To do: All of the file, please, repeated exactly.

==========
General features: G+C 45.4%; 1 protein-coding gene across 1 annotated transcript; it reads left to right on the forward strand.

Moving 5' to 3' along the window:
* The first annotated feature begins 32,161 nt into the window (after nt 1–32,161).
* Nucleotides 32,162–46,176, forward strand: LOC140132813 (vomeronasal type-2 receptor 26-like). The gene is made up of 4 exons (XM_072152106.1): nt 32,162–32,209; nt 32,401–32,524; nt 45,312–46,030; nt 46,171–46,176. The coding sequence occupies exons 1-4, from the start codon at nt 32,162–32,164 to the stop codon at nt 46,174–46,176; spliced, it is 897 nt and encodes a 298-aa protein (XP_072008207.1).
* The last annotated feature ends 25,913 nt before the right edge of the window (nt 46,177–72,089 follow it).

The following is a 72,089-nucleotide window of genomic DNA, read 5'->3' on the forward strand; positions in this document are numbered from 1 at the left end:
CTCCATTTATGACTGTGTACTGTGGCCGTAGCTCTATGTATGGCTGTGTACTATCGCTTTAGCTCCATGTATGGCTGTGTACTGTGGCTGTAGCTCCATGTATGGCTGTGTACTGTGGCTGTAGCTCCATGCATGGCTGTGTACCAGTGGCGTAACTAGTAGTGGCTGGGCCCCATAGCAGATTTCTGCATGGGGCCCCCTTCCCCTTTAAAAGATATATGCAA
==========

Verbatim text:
General features: G+C 45.4%; 1 protein-coding gene across 1 annotated transcript; it reads left to right on the forward strand.

Moving 5' to 3' along the window:
* The first annotated feature begins 32,161 nt into the window (after nt 1–32,161).
* Nucleotides 32,162–46,176, forward strand: LOC140132813 (vomeronasal type-2 receptor 26-like). The gene is made up of 4 exons (XM_072152106.1): nt 32,162–32,209; nt 32,401–32,524; nt 45,312–46,030; nt 46,171–46,176. The coding sequence occupies exons 1-4, from the start codon at nt 32,162–32,164 to the stop codon at nt 46,174–46,176; spliced, it is 897 nt and encodes a 298-aa protein (XP_072008207.1).
* The last annotated feature ends 25,913 nt before the right edge of the window (nt 46,177–72,089 follow it).

The following is a 72,089-nucleotide window of genomic DNA, read 5'->3' on the forward strand; positions in this document are numbered from 1 at the left end:
CTCCATTTATGACTGTGTACTGTGGCCGTAGCTCTATGTATGGCTGTGTACTATCGCTTTAGCTCCATGTATGGCTGTGTACTGTGGCTGTAGCTCCATGTATGGCTGTGTACTGTGGCTGTAGCTCCATGCATGGCTGTGTACCAGTGGCGTAACTAGTAGTGGCTGGGCCCCATAGCAGATTTCTGCATGGGGCCCCCTTCCCCTTTAAAAGATATATGCAA